NOT ALL that long ago, I rented a cottage in the bush. As you know, my family had all moved away, and I found myself between jobs, between boyfriends, between projects, between dreams. All routine had fallen away, and my life had taken on a hulking aimlessness.
An acquaintance had sensed my inertia and told me, pressing my hand with unusual feeling, that I should make the most of this difficult period and get away for a while. No one our age had any money, so I’d only scoffed at first. But he told me he knew of a little cabin up north, far outside of cottage country, that cost next to nothing to rent in the spring. There would be no wifi, no quaint shops for tourists, and no waterfront access—but there would be no neighbours to deal with either, no constant whine of motor boats. I asked what exactly there would be for me, and he said, “A change of scenery, a chance to get inspired again.” That kind of thing.
I went on protesting and sipping my coffee. He said something vague and hackneyed like, “You’ll never know if you don’t try.” I shrugged. I shook my head. But he wouldn’t drop the issue. He leaned forward so close that I could see fine hairs on his cheekbones and smell cigarettes on his breath. It was only when I’d agreed to book the place that he released my hand and leaned back in his chair.
It wasn’t so much that I wanted to go, or even that I had nothing better to do. It was just that no one had shown any interest in my plans for a long time. The effect was so intoxicating that I doubted my hesitation. I felt a little dizzy but I opened an app and made the reservation right there at the table, and afterward I barely thought about it until the week of the booking rolled around.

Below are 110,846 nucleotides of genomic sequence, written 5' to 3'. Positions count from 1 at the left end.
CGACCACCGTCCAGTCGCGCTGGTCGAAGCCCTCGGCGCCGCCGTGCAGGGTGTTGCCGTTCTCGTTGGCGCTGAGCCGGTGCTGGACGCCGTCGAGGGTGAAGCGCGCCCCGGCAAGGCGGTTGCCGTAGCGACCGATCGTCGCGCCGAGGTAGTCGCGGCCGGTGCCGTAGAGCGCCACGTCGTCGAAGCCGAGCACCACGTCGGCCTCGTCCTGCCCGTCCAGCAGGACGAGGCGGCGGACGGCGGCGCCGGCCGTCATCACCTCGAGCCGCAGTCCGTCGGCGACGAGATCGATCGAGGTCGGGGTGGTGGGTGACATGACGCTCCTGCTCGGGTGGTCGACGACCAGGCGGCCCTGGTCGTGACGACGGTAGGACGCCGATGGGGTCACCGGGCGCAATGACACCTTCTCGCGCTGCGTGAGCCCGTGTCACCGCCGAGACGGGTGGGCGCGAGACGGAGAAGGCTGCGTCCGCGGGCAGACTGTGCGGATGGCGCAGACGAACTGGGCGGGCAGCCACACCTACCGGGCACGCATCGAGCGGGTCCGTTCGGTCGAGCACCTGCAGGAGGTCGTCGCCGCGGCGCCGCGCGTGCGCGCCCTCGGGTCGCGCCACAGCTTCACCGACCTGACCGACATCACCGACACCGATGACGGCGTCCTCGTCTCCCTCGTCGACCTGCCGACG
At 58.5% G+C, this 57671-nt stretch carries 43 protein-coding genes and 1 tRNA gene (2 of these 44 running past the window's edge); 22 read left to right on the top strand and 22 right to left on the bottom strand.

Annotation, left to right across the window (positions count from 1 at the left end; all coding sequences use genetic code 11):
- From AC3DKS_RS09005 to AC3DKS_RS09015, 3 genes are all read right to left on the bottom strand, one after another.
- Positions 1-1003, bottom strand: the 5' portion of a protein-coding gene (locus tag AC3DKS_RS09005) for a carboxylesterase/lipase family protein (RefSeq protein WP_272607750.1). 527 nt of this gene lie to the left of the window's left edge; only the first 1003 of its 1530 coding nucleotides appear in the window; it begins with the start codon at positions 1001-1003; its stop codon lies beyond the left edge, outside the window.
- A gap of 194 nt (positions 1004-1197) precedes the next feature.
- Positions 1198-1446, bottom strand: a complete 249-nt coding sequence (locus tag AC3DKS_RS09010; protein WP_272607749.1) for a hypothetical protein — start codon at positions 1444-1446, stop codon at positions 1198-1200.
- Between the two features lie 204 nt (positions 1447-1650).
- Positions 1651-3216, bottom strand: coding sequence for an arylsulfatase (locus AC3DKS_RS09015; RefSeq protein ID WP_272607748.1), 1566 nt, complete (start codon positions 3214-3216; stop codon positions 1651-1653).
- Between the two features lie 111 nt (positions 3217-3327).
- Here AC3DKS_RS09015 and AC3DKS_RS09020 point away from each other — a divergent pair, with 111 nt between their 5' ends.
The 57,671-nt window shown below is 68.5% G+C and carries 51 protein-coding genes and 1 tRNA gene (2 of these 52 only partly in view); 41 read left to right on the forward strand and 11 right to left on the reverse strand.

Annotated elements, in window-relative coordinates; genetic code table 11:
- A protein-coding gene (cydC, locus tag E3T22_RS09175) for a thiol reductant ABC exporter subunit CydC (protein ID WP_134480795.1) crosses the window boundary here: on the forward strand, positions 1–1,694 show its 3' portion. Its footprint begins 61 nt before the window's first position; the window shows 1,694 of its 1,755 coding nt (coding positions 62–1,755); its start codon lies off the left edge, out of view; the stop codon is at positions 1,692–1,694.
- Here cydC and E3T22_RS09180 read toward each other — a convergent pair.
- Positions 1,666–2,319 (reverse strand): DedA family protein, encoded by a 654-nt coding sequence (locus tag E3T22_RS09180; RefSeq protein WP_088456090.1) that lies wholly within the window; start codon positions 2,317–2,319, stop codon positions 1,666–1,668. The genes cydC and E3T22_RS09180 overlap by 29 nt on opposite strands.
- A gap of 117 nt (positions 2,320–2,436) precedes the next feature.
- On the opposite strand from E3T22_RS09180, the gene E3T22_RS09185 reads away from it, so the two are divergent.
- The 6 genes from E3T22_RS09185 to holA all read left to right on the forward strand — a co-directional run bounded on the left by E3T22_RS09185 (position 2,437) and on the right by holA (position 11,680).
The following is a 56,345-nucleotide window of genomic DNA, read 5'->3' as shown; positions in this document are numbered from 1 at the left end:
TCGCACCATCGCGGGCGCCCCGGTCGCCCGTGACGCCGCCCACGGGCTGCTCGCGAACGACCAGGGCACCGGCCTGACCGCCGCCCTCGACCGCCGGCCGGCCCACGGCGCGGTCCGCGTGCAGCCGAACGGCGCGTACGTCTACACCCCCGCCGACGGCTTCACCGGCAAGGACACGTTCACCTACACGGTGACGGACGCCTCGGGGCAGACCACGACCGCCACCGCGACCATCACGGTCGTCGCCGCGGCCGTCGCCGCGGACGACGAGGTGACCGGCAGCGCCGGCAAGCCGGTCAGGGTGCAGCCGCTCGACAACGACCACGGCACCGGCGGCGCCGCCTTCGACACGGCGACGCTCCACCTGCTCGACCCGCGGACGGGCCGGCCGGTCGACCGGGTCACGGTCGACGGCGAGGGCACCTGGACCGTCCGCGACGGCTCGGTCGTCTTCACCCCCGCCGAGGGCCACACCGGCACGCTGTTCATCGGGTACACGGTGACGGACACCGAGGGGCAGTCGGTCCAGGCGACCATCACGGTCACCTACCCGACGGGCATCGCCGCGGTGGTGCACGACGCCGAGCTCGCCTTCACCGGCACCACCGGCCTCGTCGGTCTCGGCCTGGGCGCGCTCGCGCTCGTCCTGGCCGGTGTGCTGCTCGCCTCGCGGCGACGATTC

It was a long drive, but I didn’t mind much. My body released some of its tension as the damp fields of the southern province gave way to the brute rock of the north. The temperature dropped, but it was warm in the sunlight. Sporadic drifts of melting snow shone white and clean among rotting leaves and thin, black soil.
The cottage itself looked just like the picture I’d seen on the app, but the trees all around it were barer and paler. Bright green buds were just starting to crop up along the branches. Without the dense leaves, I could see deeper into the forest. The building seemed less sheltered, less blind.
I didn’t take long to settle in. I put my backpack in the bedroom closet and stowed away the groceries I’d brought. For the first few days, I just puttered around. I made instant oatmeal on an old electric stove and read paperbacks from a sagging bookshelf. I drank instant coffee and sat out on the deck in Muskoka chairs with peeling green paint. I listened to the wind. At night I drank red wine and looked at sun-bleached prints hung up on the walls. I made fires in the potbelly stove with wood I found stacked against the back of the cottage. Sometimes my phone would get reception, and I’d listen to the burst of notifications that trilled out all at once. I ignored every text. I tried to come up with some kind of plan for my future but gave up as the days wore on. My thoughts kept wandering into the past.
Soon enough the old malaise caught up with me. I stopped washing my face and brushing my teeth. I caught myself reading the same paragraphs over and over without retaining anything. I gave up on books entirely. I let the dishes pile up and then I ate nothing but handfuls of cereal, salted nuts, jerky, and mealy apples whose cores I chucked into the woods, which became my only activity that bordered on entertainment.